Those numbers were good enough to prompt the Boston Red Sox to trade for Calderon in the offseason, although the return the Expos got showed just how far his stock had fallen. Montreal received journeyman pitcher Mike Gardiner and minor-league starter Terry Powers.
The aging, injured slugger played regularly for the Red Sox over the first few months of the season, but batted in the low .200’s with almost no power. Boston released Calderon in mid-August. The White Sox signed him for the final month of the season, hoping he would help them down the stretch. Chicago did win the division, but Calderon didn’t contribute much in the nine games he played and was not included on the team’s postseason roster. He played in the big leagues again, although he did DH for Santurce in the Puerto Rico winter league after the season, and even made the all-star team.25
In Puerto Rico, he began raising roosters for cock-fighting (legal Puerto Rico.) He was also said to have worked as an informal bondsman, lending money to friends and acquaintances, a decision many believed contributed to his murder.26
Ruben Sierra and Bernie Williams were among those who attended Calderon’s memorial service in Puerto Rico.27 Sierra was described as a business partner of Calderon’s. Williams remembered Calderon for taking him under his wing as a teenager in the winter league.
“I’ll never forget the time Iván Calderon gave me one of his gloves during the 1985-86 season, when I practiced with Caguas,” Williams said.28
Calderon’s death was mourned in Chicago, where he had most of his big-league success. Ken Harrelson, who dealt for Calderon during his only season as a general manager, said the flamboyant outfielder was a competitive player and popular teammate in the White Sox clubhouse.
“I loved him from the first time I saw him,” Harrelson said.29
Calderon had lost touch with most of his teammates over the years, but was remembered in the way most ballplayers want to be.
“You’d look at Iván with all the jewelry and picture a guy who was flashy and wouldn’t work, but it was the complete opposite,” White Sox teammate Greg Walker said. “He was a tough out, a middle-of-the-lineup guy who played the game right.”30
Calderon was survived by his wife, Elisabeth Figueroa, and their two children. He had five other children from previous relationships.31
This biography appeared in "Puerto Rico and Baseball: 60 Biographies" (SABR, 2017), edited by Bill Nowlin and Edwin Fernández.
In addition to the sources noted in this biography, the author also used baseball-reference.com, retrosheet.org, baseball-almanac.com, Topps baseball cards, Score baseball cards, and Donruss baseball cards. Thanks to Rod Nelson of SABR's Scouts Committee.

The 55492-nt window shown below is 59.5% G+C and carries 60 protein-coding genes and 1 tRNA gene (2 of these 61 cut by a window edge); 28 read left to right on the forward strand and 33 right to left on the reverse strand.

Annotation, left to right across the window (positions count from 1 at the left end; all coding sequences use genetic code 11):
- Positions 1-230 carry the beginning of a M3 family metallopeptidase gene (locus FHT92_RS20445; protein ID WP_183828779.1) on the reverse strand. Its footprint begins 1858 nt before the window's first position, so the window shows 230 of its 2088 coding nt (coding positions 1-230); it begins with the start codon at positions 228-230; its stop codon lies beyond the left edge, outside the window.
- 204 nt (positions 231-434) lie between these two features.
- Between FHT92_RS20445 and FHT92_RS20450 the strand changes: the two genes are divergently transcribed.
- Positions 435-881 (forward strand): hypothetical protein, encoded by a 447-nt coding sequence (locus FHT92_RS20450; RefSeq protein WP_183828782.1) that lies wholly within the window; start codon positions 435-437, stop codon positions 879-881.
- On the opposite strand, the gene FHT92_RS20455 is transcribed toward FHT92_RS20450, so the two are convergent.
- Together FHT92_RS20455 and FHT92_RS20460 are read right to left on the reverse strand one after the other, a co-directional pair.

1 Teddy Greenstein, “Sox’s Calderon Was a ‘Gamer,’” Chicago Tribune, December 29, 2003.
2 “N.L. East: Montreal Expos,” The Sporting News, March 25, 1991: 44.
3 Associated Press, “Robbery Ruled Out in Death of Baseball Player," Puerto Rico Herald, December 29, 2003.
4 Sharon Robb, "Calderon Looking to Rule the Roost with New Team,” Sun-Sentinel (Fort Lauderdale, Florida), March 14, 1991.
5 White Sox Media Guide, 1987.
6 Sharon Robb, "Calderon Looking To Rule The Roost With New Team.”
7 Noel Piñeiro Planas, "Muere el ex Buscador de Talento de Béisbol Luis Rosa," primerahora.com, August 6, 2014, at primerahora.com/deportes/beisbol/nota/muereelexbuscadordetalentodebeisbolluisrosa-1027086/
8 “Minor Leagues: Class AA Notes,” The Sporting News, August 1, 1983: 41-42.
9 Peter Gammons, “AL Notes,” The Sporting News, November 14, 1983: 48.
10 Bill Plaschke, “A.L. West: Seattle Mariners,” The Sporting News, August 19, 1985: 18.
11 “A.L. West: Seattle Mariners,” The Sporting News, May 19, 1986: 21.
13 Joe Goddard, “Calderon in the Picture,” The Sporting News, October 5, 1987: 21.
15 Moss Klein, “A.L. Beat,” The Sporting News, June 1, 1987: 24.
17 “A.L. West: Chicago White Sox,” The Sporting News, May 9, 1988: 17.
18 “A.L. West: Chicago White Sox,” The Sporting News, July 16, 1990: 14.
19 “N.L. East: Montreal Expos,” The Sporting News, February 4, 1991: 38.
20 “N.L. East: Montreal Expos,” The Sporting News, January 28, 1991: 36.
21 Montreal Expos Media Guide, 1992.
23 “N.L. East: Montreal Expos,” The Sporting News, June 22, 1992: 17.
24 “N.L. East: Montreal Expos,” The Sporting News, July 29, 1992: 16.
25 Thomas E. van Hyning, The Santurce Crabbers: Sixty Seasons of Puerto Rican Winter League Baseball (Jefferson, North Carolina: McFarland & Co. Inc., 1990), 170.
26 Toronto Star, December 30, 2003: C14.
27 Toronto Star, December 31, 2003: E07.
28 Van Hyning, 209.
31 Toronto Star, December 30, 2003: C14.